One of the most important aspects of fishkeeping is ensuring the health of your fish, which means keeping them away from diseases. A common one is dropsy in fish, which could catch a new aquarist off guard. This disease may appear suddenly, though there is no need to stress if you know what to expect how to manage it.
Dropsy in fish is caused by a range of factors and can be treated easily. It is basically an internal bacterial infection which gives the fish’s body swelling. While this disease is not contagious, it’s often triggered by poor conditions that may have also affected other fish.
If you want to be an expert aquarium owner who can ward off any bad diseases from your fish, you should understand the ins and outs of dropsy. Today, let’s take a look of what it is, the major causes, and how to treat it.
What Is Dropsy?
Before diving into its causes, treatment, and prevention, we ought to explore that dropsy really is. Non-aquarists may not have heard of this disease before as it only ever attacks aquarium fish. Its main sign is swollen bellies, which is why dropsy is often called a bloat too.
Symptoms relating to dropsy in fish are induced from a bacterial infection that are often found in home tanks. Any fish could be exposed to these bacteria, although an unhealthy fish will be more vulnerable and susceptible to an infection. This includes fishes that are stressed or have weaker immune system.
Symptoms of Dropsy in Fish
What are some of the most common symptoms of dropsy in an aquarium fish? The good news is that it is usually easy to spot when a fish is infected. Worsening infections may cause fluid-filled bellies that appear swollen, which damages their organs and could cause death.
Unfortunately, mortality rate of dropsy infection is quite high even with immediate treatment. Only when you diagnose a fish in the very early stages will there be a chance for successful treatment. This could be noticed when they display easy-to-spot swollen belly or skin lesions.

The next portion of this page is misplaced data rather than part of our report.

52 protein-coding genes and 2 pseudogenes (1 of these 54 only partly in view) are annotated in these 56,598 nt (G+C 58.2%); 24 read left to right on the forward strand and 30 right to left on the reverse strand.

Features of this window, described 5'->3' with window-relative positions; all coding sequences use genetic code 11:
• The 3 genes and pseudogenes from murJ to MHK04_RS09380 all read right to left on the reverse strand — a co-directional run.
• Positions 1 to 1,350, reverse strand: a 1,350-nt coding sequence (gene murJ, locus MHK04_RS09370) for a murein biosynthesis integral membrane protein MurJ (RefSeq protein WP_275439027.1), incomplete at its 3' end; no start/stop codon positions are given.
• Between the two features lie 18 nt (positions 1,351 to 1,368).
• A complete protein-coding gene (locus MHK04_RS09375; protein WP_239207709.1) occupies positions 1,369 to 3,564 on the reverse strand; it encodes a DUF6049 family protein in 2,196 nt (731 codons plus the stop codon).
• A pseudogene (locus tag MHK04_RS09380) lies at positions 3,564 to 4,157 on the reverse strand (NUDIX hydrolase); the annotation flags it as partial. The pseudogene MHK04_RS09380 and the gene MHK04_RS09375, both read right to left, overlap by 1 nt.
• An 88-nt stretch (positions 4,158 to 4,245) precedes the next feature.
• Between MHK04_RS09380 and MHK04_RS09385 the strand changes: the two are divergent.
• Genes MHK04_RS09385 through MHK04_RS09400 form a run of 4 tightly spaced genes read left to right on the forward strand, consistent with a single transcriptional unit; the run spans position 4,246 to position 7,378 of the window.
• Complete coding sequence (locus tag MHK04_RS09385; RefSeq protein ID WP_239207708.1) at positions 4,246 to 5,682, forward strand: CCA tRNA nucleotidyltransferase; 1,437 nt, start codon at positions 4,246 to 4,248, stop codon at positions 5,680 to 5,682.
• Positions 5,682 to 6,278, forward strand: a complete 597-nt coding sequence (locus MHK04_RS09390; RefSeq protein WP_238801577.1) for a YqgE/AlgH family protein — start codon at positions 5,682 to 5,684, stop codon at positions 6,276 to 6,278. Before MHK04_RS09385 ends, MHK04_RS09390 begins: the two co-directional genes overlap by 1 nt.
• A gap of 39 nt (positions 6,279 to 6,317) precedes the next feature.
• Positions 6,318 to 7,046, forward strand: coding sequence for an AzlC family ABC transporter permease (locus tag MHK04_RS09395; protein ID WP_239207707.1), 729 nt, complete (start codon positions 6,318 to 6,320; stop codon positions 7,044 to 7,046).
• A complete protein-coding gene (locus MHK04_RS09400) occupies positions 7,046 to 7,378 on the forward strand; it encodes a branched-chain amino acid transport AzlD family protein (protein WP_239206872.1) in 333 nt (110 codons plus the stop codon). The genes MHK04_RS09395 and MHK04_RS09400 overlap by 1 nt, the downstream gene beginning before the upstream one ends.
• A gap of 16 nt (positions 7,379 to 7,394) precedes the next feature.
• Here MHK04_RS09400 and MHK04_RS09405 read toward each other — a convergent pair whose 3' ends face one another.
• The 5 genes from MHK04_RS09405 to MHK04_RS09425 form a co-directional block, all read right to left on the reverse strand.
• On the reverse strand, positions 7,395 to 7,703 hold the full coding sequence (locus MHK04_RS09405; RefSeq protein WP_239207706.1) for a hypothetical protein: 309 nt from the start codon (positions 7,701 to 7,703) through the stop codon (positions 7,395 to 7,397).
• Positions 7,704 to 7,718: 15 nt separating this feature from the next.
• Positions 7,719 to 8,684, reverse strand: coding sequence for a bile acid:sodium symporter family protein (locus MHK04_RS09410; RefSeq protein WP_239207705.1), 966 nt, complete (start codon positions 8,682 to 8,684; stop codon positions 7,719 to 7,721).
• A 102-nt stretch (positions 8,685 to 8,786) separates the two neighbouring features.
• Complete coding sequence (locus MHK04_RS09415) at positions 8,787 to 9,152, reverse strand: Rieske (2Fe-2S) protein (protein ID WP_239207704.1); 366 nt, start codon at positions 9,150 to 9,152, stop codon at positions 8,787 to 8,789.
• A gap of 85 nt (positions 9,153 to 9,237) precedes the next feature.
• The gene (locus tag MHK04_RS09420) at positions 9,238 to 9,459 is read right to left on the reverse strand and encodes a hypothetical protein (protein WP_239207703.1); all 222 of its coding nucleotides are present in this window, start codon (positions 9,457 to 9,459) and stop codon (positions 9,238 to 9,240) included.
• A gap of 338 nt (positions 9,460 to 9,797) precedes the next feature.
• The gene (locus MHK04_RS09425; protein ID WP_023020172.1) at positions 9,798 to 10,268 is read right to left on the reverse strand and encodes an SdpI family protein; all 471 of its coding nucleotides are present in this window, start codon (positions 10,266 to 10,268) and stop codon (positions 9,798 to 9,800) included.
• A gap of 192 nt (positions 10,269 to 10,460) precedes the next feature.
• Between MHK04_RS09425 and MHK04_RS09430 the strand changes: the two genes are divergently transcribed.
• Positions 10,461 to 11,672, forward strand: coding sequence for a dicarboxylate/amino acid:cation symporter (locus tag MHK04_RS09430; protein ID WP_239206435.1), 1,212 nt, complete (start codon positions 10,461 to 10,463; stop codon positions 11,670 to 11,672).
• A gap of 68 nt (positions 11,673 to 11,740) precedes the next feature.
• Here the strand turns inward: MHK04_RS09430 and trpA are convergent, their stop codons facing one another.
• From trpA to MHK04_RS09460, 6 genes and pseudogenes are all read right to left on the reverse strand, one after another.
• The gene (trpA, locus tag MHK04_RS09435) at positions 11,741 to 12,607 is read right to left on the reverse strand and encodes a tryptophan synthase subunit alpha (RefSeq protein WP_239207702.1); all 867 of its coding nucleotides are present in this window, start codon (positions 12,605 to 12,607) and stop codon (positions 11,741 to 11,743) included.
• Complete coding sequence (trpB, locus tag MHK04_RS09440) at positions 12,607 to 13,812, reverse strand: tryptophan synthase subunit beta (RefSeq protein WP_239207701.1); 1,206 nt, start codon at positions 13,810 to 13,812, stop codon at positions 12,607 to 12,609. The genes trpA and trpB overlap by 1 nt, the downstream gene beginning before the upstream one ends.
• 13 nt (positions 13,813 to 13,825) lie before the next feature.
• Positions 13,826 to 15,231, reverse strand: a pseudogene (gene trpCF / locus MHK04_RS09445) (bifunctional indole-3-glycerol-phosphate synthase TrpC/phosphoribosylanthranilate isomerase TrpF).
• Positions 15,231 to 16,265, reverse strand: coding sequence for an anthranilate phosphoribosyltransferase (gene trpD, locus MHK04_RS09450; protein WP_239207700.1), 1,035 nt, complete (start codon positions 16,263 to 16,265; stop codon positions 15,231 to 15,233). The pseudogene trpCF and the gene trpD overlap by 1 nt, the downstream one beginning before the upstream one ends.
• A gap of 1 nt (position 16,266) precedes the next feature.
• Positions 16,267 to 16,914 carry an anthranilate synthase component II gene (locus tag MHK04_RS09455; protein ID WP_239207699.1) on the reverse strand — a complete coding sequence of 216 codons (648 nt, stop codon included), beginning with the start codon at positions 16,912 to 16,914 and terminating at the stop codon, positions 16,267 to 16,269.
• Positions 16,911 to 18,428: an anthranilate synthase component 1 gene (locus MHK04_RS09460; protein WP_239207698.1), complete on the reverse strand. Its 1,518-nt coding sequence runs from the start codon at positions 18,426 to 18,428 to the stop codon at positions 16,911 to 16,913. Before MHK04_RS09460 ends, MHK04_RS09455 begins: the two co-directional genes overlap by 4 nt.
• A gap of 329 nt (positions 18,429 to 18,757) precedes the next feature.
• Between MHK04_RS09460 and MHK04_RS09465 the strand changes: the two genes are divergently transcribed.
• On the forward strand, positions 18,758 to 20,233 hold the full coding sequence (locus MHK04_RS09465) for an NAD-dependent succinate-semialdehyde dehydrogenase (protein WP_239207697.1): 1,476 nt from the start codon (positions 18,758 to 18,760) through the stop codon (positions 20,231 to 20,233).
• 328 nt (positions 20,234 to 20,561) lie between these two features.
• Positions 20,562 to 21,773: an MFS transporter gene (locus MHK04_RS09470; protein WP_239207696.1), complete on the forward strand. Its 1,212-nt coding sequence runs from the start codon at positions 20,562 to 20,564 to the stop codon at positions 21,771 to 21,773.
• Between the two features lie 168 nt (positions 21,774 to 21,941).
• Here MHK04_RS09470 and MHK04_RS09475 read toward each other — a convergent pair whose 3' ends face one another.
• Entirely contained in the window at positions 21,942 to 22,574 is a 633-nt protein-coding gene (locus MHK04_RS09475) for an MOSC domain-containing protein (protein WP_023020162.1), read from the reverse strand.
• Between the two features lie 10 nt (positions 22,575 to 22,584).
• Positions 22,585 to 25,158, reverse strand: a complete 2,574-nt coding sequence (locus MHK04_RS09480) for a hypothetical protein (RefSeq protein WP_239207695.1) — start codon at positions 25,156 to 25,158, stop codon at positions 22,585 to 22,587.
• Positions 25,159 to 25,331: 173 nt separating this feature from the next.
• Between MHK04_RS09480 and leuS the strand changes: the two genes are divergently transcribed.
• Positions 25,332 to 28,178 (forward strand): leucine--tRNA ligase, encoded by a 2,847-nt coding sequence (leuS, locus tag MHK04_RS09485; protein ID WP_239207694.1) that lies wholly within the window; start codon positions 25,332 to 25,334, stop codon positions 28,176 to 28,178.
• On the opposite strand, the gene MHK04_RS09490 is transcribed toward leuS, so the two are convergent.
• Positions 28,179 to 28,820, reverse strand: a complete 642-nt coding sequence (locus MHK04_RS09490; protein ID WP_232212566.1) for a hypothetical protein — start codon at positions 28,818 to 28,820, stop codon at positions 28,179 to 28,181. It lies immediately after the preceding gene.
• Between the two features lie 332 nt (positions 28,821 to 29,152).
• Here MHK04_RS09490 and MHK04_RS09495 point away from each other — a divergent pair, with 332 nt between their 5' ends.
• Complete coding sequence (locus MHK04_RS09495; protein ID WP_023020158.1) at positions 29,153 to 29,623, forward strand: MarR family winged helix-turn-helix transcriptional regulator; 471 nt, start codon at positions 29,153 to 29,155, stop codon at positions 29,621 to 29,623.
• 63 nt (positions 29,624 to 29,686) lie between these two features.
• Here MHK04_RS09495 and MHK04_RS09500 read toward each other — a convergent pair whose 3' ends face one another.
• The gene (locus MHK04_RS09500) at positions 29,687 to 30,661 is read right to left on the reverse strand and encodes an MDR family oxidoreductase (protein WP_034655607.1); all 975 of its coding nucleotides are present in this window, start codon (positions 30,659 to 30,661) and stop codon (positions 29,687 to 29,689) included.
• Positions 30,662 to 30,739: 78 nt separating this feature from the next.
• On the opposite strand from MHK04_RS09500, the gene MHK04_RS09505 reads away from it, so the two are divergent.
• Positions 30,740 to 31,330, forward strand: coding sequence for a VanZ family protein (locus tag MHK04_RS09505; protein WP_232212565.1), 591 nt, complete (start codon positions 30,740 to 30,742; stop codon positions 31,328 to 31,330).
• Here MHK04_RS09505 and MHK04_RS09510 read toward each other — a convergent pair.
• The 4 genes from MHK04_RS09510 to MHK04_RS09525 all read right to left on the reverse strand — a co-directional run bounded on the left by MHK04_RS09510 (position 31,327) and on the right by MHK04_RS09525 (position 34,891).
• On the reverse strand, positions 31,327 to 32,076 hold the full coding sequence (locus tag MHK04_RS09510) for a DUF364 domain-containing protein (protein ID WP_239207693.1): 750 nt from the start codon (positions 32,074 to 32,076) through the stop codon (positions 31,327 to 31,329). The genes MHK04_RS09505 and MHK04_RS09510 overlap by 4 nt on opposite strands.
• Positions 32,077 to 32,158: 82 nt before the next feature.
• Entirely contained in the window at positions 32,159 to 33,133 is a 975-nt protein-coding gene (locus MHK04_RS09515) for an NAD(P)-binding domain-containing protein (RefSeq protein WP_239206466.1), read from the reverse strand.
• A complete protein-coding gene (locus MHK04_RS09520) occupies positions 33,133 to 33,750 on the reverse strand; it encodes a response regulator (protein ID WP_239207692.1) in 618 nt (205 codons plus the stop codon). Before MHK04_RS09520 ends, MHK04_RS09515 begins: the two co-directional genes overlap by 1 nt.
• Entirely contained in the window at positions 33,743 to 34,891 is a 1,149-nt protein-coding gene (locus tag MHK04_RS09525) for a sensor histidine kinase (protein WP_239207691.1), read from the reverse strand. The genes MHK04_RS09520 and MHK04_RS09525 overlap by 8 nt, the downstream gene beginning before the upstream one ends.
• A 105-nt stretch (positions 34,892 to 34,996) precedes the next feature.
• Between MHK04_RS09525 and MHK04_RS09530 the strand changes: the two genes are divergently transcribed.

With that said, some infected fishes may show few to no symptoms! Some symptoms are also more behavioral than physical, which means you should be extra attentive and detailed.
Besides swollen belly, some of the physical signs of dropsy in fish is scales that stand out, bulging eyes, pale gills, swollen anus, pale and stringy feces, ulcers, curved spine, clamped fins, as well as red skin or fins.
As a responsible tank owner, we would advise you to always be on the lookout for behavioral symptoms too. This includes watching for general lethargy and refusal to eat. Sometimes, those infected by these bacteria also tend to swim near the surface of the aquarium.
Causes of Dropsy in Freshwater Aquarium Fish
As we have mentioned previously, dropsy is caused by bacterial infection. This bacterium is commonly known as Aeromonas, which can be found in most aquariums and may infect vulnerable fishes. These are those suffering from overcrowding and poor water conditions. Other than that, dropsy in fish may be induced from failing kidney function.
However, most cases of dropsy are caused by weak immune systems. This is in turn the result of poor water or living conditions, which is why you should always ensure your fish is living as well as possible.
Some causes include poor water quality, ammonia or nitrite spikes in the water, a sudden significant drop in temperature, and inadequate nutrition. Stress from transportation is also a possible trigger, while aggressive tankmates may contribute to a stressful environment for your fish.